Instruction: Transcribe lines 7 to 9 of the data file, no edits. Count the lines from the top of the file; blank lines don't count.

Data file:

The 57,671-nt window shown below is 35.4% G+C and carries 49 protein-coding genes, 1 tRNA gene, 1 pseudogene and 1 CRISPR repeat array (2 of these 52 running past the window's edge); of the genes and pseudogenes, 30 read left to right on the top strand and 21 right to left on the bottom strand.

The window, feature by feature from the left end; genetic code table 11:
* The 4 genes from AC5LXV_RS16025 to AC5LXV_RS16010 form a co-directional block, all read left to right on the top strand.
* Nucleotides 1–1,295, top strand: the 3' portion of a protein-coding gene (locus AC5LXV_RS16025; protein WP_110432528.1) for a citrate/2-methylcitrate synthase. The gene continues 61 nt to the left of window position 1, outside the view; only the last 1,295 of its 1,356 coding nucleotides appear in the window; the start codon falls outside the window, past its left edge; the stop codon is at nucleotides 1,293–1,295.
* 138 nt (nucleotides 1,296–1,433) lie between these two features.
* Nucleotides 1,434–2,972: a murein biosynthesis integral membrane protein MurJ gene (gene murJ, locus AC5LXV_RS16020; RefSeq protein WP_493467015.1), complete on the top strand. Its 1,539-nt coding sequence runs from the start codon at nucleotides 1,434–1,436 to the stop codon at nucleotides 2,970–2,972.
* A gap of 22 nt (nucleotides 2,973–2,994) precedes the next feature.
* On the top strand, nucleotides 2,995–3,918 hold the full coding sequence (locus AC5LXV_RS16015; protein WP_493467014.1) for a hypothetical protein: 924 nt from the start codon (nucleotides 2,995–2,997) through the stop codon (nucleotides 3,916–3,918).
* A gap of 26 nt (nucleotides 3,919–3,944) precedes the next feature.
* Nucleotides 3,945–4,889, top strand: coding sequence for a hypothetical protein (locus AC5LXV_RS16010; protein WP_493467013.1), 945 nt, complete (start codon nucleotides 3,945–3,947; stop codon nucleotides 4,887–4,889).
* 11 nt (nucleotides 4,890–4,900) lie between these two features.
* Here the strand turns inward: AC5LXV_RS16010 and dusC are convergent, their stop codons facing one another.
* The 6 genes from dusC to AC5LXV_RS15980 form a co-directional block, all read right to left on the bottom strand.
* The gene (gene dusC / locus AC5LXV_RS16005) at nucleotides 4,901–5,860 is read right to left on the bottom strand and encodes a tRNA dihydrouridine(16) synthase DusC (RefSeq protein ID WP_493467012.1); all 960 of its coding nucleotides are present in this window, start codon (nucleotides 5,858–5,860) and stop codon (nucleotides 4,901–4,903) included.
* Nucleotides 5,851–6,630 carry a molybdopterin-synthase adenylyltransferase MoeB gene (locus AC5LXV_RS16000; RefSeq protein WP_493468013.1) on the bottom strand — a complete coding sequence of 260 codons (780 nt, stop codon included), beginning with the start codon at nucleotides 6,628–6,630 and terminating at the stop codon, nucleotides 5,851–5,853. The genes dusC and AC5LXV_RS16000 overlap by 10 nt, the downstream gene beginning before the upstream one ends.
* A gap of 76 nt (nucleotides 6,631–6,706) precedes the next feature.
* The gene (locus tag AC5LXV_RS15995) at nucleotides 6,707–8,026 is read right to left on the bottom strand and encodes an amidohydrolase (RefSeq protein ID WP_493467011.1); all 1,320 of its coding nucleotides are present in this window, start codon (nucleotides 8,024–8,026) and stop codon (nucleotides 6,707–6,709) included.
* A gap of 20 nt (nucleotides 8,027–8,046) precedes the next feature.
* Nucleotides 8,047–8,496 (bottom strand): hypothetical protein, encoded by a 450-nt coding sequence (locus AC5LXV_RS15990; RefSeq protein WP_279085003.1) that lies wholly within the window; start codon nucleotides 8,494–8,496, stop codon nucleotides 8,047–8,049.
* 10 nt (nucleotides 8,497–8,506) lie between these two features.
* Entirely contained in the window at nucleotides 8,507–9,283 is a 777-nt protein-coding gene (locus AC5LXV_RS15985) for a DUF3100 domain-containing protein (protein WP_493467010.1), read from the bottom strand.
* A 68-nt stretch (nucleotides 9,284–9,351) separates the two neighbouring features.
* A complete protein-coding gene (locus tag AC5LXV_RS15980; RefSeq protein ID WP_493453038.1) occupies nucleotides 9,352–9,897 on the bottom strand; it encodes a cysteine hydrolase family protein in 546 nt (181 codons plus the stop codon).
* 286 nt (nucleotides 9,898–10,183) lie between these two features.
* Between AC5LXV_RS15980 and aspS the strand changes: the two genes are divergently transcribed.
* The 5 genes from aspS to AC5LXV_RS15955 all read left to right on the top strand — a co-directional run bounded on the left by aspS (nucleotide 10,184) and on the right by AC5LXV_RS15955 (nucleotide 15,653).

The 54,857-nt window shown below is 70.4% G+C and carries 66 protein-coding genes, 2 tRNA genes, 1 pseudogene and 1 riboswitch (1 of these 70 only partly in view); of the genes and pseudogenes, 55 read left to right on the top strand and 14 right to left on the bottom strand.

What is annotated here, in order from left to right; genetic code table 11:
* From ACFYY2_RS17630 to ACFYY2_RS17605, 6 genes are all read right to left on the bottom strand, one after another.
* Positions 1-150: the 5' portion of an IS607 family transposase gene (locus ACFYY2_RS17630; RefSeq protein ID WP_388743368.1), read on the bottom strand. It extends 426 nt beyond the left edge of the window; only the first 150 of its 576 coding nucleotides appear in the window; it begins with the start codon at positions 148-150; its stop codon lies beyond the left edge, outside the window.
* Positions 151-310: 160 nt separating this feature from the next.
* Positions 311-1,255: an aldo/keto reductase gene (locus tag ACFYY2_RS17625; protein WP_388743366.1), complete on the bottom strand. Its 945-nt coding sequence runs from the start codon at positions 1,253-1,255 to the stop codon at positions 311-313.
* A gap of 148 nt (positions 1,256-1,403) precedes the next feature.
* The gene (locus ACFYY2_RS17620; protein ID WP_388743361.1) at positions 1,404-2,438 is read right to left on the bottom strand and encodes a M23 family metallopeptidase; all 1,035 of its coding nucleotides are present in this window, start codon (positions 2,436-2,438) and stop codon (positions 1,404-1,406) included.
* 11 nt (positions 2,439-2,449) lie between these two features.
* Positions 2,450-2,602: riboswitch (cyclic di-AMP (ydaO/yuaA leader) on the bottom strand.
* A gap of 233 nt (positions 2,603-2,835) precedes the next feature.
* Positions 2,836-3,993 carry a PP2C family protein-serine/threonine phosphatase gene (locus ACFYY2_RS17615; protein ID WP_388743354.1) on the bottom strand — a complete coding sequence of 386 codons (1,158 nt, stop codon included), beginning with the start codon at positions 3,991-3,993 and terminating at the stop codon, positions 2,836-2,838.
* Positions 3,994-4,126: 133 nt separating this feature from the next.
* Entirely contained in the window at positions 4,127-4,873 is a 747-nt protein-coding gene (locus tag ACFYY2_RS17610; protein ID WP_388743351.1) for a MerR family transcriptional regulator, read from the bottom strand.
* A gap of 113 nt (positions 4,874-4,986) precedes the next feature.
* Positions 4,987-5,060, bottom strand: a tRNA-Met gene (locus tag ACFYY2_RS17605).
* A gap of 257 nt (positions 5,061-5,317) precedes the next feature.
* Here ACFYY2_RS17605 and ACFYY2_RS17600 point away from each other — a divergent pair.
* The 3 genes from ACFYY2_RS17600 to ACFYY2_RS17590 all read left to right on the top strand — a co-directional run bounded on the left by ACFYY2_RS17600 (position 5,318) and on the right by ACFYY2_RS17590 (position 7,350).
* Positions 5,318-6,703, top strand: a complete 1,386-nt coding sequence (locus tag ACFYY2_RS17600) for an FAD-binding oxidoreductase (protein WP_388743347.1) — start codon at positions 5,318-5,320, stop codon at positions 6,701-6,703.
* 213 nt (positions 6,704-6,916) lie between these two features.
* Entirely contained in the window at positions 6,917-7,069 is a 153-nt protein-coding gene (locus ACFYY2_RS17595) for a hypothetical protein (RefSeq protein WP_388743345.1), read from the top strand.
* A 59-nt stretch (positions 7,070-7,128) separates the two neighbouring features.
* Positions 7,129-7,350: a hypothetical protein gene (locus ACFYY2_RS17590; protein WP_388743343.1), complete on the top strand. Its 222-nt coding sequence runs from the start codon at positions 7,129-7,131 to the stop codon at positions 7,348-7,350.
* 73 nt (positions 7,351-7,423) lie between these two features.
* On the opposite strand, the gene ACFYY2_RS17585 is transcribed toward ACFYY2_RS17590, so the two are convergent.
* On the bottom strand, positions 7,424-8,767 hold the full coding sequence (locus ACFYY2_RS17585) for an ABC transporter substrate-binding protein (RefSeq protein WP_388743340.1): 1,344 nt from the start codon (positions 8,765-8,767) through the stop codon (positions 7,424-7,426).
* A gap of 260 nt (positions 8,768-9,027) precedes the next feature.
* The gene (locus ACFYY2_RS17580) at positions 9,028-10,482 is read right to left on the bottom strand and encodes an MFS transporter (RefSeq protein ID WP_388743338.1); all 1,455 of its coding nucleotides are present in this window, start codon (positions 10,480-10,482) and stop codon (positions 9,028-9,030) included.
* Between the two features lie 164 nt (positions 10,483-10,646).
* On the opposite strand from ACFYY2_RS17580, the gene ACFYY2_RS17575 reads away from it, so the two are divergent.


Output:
* A gap of 22 nt (nucleotides 2,973–2,994) precedes the next feature.
* On the top strand, nucleotides 2,995–3,918 hold the full coding sequence (locus AC5LXV_RS16015; protein WP_493467014.1) for a hypothetical protein: 924 nt from the start codon (nucleotides 2,995–2,997) through the stop codon (nucleotides 3,916–3,918).
* A gap of 26 nt (nucleotides 3,919–3,944) precedes the next feature.